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Research Article  |   December 2014
Sensory Integration and Praxis Patterns in Children With Autism
Author Affiliations
  • Susanne Smith Roley, OTD, OTR/L, FAOTA, is Adjunct Assistant Professor of Clinical Occupational Therapy, Mrs. T. H. Chan Division of Occupational Science and Occupational Therapy, University of Southern California, Los Angeles; susannesr3@gmail.com
  • Zoe Mailloux, OTD, OTR/L, FAOTA, is Adjunct Associate Professor, Department of Occupational Therapy, Jefferson School of Health Professions, Thomas Jefferson University, Philadelphia, PA
  • L. Diane Parham, PhD, OTR/L, FAOTA, is Professor, Occupational Therapy Graduate Program, University of New Mexico, Albuquerque
  • Roseann C. Schaaf, PhD, OTR/L, FAOTA, is Professor and Chair, Department of Occupational Therapy, Jefferson School of Health Professions, and Faculty at the Farber Institute for Neuroscience at Thomas Jefferson University, Philadelphia, PA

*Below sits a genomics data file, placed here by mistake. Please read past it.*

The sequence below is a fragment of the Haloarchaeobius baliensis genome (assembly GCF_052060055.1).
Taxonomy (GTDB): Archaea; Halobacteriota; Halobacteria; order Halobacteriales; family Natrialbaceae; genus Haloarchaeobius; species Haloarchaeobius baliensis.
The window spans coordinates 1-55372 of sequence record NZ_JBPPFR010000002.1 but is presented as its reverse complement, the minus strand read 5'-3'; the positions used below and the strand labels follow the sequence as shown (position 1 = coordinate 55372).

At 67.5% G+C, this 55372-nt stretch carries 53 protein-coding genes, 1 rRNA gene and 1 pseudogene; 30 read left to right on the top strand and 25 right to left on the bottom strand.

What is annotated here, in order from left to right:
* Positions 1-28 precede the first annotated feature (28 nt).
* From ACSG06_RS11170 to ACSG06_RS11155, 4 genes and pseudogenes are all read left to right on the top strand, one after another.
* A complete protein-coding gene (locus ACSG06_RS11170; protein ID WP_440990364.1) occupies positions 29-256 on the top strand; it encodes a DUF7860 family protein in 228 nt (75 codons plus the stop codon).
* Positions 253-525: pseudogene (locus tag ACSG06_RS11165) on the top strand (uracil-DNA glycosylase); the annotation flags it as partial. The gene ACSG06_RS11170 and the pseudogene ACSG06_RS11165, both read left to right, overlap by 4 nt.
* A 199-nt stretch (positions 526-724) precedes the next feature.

• Christianne Joy Lane, PhD, is Assistant Professor, Division of Biostatistics, Department of Preventive Medicine, Keck School of Medicine, University of Southern California, Los Angeles
  • Sharon Cermak, EdD, OTR/L, FAOTA, is Professor, Mrs. T. H. Chan Division of Occupational Science and Occupational Therapy, University of Southern California, Los Angeles
Article Information
Autism/Autism Spectrum Disorder / Rehabilitation, Participation, and Disability / Sensory Integration and Processing / Children and Youth
Research Article   |   December 2014
Sensory Integration and Praxis Patterns in Children With Autism
American Journal of Occupational Therapy, December 2014, Vol. 69, 6901220010p1-6901220010p8. doi:10.5014/ajot.2015.012476
American Journal of Occupational Therapy, December 2014, Vol. 69, 6901220010p1-6901220010p8. doi:10.5014/ajot.2015.012476
Abstract

OBJECTIVE. We sought to characterize sensory integration (SI) and praxis patterns of children with autism spectrum disorder (ASD) and discern whether these patterns relate to social participation.